author = "Feng Shen and Kim, {Ho Joong} and Lee, {Na Kyoung} and Chun, {Heoung Jae} and Chang, {Bong Soon} and Lee, {Choon Ki} and Yeom, {Jin S.}",
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The influence of hand grip strength on surgical outcomes after surgery for degenerative lumbar spinal stenosis : a preliminary result. / Shen, Feng; Kim, Ho Joong; Lee, Na Kyoung; Chun, Heoung Jae; Chang, Bong Soon; Lee, Choon Ki; Yeom, Jin S.

In: Spine Journal, Vol. 18, No. 11, 01.11.2018, p. 2018-2024.

Research output: Contribution to journalArticle

TY - JOUR

T1 - The influence of hand grip strength on surgical outcomes after surgery for degenerative lumbar spinal stenosis

T2 - a preliminary result

AU - Shen, Feng

AU - Kim, Ho Joong

AU - Lee, Na Kyoung

AU - Chun, Heoung Jae

AU - Chang, Bong Soon

AU - Lee, Choon Ki

AU - Yeom, Jin S.

PY - 2018/11/1

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N2 - Background Context: Although a number of prognostic factors have been demonstrated to be associated with surgical outcome of degenerative lumbar spinal stenosis (DLSS), no study has investigated the relation between hand grip strength (HGS) and treatment outcome of DLSS. Purpose: The purpose of the present study was to examine the influence of HGS on surgical outcomes after surgery for patients with DLSS. Study Design: This is an observational study. Patient Sample: Patients who underwent spine surgery for DLSS were included in the study. Outcome Measures: Oswestry Disability Index (ODI), EuroQOL (EQ-5D), and visual analog scale (VAS) scores for back or leg pain were assessed. Materials and Methods: A total of 172 consecutive patients who underwent spine surgery for DLSS were included in the present study. Patients were assigned to either high HGS group (≥26 kg for men and ≥18 kg for women, n=124) or low HGS group (<26 kg for men and <18 kg for women, n=48) based on their preoperative HGS performance. Oswestry Disability Index, EQ-5D, and VAS scores for back and leg pain were assessed and compared between two groups preoperatively, 3 and 6 months after surgery. The primary outcome measure was baseline-adjusted ODI scores 6 months after surgery. The secondary outcome measures, including the overall ODI score, EQ-5D score, VAS score for back and leg pain, were assessed at each time point during the 6-month follow-up period. Results: As primary outcome, baseline-adjusted ODI scores were significantly lower in the high HGS group than in the low HGS group 6 months after surgery. In the secondary outcome measurements, the ODI, EQ-5D, and VAS scores for back and leg pain improved significantly with time after surgery in both groups. The effects of HGS group on the overall changes in the ODI and EQ-5D scores during the 6-month period were significantly different between the two groups; however, they were not significantly different on VAS score for back and leg pain. The pattern of change in the ODI during the follow-up period was significantly different between the two groups. Conclusions: Patients with preoperative high HGS display better surgical outcome in terms of disability and health status 6 months after spine surgery. Preoperative HGS can act as a predictor of surgical outcome in patients with DLSS.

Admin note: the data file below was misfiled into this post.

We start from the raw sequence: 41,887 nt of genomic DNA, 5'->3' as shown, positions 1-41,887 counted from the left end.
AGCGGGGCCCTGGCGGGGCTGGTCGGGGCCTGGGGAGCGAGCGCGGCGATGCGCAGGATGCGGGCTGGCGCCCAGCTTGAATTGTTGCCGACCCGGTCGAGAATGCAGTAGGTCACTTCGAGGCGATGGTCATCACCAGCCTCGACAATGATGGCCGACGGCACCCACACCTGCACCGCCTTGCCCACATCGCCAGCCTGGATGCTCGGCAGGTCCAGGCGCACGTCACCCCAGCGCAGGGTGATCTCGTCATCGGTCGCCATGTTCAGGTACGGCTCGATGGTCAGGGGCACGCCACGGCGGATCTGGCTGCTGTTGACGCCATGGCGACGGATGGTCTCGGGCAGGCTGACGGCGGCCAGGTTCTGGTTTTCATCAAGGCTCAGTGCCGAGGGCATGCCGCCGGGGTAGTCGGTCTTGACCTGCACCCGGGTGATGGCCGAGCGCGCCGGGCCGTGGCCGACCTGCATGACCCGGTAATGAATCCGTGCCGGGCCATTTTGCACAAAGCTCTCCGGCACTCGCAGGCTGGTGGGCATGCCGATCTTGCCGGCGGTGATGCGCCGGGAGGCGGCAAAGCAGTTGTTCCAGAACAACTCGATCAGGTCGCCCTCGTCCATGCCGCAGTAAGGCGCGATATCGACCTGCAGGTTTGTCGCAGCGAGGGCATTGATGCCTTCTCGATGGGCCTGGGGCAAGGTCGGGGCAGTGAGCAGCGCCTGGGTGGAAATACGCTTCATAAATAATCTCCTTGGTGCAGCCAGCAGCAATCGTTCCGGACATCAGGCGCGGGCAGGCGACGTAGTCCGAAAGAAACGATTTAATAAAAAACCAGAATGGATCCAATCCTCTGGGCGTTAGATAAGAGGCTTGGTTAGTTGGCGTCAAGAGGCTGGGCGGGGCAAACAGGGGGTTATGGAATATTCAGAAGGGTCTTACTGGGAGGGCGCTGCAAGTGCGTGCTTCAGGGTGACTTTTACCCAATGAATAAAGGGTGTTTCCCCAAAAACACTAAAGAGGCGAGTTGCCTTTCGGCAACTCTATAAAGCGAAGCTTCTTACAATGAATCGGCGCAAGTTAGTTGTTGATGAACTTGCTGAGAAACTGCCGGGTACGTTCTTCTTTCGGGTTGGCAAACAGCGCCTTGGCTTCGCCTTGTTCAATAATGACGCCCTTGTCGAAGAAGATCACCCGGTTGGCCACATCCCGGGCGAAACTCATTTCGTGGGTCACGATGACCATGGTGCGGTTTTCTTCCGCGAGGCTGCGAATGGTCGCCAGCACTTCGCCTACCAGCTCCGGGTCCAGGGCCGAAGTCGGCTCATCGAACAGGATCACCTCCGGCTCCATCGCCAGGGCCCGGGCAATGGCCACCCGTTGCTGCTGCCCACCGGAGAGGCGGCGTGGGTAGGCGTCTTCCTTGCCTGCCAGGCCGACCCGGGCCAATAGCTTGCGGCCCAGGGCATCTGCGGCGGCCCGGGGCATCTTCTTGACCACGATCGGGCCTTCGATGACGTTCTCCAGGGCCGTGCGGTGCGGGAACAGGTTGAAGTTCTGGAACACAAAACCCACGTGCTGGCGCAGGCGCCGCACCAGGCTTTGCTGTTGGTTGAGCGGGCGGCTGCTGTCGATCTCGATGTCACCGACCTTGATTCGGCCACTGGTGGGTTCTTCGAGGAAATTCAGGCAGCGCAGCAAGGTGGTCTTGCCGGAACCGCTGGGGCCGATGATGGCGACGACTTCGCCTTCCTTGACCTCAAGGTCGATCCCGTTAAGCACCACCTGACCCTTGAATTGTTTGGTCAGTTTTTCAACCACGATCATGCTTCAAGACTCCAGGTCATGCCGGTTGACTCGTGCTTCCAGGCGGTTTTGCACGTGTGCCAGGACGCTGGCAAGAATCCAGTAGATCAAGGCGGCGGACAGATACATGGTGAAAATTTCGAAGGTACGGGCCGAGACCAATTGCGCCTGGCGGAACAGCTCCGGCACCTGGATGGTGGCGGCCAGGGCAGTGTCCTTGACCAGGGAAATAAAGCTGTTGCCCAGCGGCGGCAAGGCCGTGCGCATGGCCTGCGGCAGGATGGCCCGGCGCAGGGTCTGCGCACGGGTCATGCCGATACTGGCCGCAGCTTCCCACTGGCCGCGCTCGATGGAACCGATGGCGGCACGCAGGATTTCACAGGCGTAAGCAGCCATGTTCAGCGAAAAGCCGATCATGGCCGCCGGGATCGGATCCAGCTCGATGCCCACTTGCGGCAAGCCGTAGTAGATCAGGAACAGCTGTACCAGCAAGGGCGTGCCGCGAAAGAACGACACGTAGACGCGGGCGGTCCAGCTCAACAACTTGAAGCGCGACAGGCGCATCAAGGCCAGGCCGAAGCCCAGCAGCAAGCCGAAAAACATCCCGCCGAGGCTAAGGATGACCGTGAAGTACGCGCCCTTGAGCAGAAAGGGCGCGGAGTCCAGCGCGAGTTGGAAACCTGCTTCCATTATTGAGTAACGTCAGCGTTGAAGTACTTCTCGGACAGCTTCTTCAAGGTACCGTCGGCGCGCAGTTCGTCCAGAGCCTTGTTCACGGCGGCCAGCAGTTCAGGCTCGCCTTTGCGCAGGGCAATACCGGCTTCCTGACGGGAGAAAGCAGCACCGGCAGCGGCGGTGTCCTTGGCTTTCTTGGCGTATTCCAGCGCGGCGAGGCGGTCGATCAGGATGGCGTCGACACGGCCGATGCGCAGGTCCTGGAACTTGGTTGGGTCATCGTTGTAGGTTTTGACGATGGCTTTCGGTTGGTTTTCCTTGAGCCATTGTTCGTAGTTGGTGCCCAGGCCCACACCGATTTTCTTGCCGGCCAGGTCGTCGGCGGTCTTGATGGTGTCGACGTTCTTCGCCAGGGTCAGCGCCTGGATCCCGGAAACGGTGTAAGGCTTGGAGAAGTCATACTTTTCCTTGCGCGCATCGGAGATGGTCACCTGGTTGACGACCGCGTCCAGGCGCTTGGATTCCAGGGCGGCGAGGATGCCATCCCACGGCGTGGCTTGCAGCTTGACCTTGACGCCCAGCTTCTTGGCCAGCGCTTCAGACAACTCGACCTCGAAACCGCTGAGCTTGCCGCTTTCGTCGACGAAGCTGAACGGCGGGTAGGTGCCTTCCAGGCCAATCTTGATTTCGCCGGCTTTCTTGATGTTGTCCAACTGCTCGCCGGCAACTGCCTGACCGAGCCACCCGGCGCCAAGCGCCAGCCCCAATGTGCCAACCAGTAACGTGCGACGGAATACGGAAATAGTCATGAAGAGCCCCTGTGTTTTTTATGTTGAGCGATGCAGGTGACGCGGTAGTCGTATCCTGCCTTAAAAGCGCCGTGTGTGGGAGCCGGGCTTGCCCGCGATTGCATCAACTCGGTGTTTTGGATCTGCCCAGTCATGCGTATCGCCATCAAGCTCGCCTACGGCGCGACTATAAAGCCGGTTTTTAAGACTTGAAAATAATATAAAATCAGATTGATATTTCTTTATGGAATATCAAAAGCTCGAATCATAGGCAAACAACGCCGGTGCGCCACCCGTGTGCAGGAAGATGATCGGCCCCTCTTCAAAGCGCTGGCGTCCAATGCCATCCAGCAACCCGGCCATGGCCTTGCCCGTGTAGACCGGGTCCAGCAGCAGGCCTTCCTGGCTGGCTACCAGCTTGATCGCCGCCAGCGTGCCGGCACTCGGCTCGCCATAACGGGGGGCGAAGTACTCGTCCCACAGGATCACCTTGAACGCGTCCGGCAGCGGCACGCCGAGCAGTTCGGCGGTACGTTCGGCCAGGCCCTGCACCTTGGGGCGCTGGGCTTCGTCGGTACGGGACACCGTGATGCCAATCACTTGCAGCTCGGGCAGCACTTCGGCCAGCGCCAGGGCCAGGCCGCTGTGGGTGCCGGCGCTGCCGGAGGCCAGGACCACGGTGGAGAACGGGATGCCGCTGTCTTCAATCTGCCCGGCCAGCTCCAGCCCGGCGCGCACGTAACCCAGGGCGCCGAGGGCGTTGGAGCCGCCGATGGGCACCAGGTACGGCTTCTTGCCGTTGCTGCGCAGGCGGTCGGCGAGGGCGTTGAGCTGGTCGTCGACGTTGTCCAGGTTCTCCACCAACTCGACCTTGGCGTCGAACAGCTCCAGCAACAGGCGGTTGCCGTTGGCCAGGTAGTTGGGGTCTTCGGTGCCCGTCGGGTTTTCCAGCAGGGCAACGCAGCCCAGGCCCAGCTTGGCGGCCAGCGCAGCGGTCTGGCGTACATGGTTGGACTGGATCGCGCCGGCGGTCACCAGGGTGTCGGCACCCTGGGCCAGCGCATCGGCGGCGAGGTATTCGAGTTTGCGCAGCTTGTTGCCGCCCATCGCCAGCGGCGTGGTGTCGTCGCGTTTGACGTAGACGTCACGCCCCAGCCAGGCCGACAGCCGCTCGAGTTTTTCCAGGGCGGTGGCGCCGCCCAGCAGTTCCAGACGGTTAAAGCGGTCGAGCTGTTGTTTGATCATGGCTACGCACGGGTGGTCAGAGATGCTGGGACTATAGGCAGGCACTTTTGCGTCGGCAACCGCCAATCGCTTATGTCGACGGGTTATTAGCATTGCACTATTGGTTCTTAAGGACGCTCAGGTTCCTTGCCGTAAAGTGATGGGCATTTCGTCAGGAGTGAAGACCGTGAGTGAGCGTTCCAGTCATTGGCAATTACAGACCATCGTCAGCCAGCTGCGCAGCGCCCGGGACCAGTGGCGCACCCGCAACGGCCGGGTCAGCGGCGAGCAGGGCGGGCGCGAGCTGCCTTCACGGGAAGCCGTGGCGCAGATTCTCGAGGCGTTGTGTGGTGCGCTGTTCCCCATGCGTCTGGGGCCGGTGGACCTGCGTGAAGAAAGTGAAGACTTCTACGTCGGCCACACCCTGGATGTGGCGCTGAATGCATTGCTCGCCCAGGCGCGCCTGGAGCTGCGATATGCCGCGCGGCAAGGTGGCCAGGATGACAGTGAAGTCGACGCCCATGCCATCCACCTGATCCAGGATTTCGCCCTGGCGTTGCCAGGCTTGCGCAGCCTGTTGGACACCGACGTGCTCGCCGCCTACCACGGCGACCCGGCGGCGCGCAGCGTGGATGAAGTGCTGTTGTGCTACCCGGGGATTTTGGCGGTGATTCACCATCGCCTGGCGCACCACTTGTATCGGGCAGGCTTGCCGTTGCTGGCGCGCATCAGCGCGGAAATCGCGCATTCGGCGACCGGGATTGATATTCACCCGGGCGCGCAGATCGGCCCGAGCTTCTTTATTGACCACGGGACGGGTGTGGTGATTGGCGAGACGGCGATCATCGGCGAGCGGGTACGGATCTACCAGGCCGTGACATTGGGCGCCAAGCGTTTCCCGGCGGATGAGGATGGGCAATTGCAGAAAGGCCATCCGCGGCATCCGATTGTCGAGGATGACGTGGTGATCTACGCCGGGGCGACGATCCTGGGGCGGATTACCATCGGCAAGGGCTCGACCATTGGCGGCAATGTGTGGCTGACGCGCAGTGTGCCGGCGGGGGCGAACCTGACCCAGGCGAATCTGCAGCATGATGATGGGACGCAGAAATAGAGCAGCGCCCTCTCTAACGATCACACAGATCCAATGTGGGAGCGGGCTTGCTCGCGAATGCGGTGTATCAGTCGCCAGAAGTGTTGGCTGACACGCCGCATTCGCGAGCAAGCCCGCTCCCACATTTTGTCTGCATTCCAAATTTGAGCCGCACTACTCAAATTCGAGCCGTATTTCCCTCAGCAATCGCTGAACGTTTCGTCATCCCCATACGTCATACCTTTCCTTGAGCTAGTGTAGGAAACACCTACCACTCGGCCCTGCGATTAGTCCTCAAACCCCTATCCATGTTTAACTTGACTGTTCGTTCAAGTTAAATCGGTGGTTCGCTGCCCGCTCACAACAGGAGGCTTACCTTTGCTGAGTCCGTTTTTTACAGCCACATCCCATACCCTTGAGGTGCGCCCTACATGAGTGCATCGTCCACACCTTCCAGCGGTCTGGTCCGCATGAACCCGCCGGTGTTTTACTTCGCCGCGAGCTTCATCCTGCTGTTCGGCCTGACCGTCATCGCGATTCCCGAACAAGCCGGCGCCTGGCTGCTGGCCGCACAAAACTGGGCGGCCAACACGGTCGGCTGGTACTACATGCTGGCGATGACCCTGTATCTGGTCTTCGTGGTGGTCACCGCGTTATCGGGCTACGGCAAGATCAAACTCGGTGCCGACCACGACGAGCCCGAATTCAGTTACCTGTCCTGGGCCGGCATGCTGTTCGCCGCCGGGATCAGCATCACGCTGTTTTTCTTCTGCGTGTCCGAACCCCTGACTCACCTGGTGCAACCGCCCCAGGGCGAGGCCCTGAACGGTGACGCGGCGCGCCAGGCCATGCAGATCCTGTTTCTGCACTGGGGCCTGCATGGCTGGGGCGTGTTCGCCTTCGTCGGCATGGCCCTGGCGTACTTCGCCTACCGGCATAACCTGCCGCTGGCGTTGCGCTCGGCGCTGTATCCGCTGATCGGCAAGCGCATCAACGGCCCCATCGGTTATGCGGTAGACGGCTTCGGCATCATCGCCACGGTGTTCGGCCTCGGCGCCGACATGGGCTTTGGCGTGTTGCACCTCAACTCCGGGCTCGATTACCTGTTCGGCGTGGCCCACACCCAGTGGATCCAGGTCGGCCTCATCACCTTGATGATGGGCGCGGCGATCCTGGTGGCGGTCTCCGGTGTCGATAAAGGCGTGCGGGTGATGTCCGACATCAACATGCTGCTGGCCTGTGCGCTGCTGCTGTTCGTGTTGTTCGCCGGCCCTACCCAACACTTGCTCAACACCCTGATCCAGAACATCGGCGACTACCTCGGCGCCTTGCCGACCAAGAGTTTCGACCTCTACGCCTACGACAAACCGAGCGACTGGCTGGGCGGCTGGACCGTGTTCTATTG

AB - Background Context: Although a number of prognostic factors have been demonstrated to be associated with surgical outcome of degenerative lumbar spinal stenosis (DLSS), no study has investigated the relation between hand grip strength (HGS) and treatment outcome of DLSS. Purpose: The purpose of the present study was to examine the influence of HGS on surgical outcomes after surgery for patients with DLSS. Study Design: This is an observational study. Patient Sample: Patients who underwent spine surgery for DLSS were included in the study. Outcome Measures: Oswestry Disability Index (ODI), EuroQOL (EQ-5D), and visual analog scale (VAS) scores for back or leg pain were assessed. Materials and Methods: A total of 172 consecutive patients who underwent spine surgery for DLSS were included in the present study. Patients were assigned to either high HGS group (≥26 kg for men and ≥18 kg for women, n=124) or low HGS group (<26 kg for men and <18 kg for women, n=48) based on their preoperative HGS performance. Oswestry Disability Index, EQ-5D, and VAS scores for back and leg pain were assessed and compared between two groups preoperatively, 3 and 6 months after surgery. The primary outcome measure was baseline-adjusted ODI scores 6 months after surgery. The secondary outcome measures, including the overall ODI score, EQ-5D score, VAS score for back and leg pain, were assessed at each time point during the 6-month follow-up period. Results: As primary outcome, baseline-adjusted ODI scores were significantly lower in the high HGS group than in the low HGS group 6 months after surgery. In the secondary outcome measurements, the ODI, EQ-5D, and VAS scores for back and leg pain improved significantly with time after surgery in both groups. The effects of HGS group on the overall changes in the ODI and EQ-5D scores during the 6-month period were significantly different between the two groups; however, they were not significantly different on VAS score for back and leg pain. The pattern of change in the ODI during the follow-up period was significantly different between the two groups. Conclusions: Patients with preoperative high HGS display better surgical outcome in terms of disability and health status 6 months after spine surgery. Preoperative HGS can act as a predictor of surgical outcome in patients with DLSS.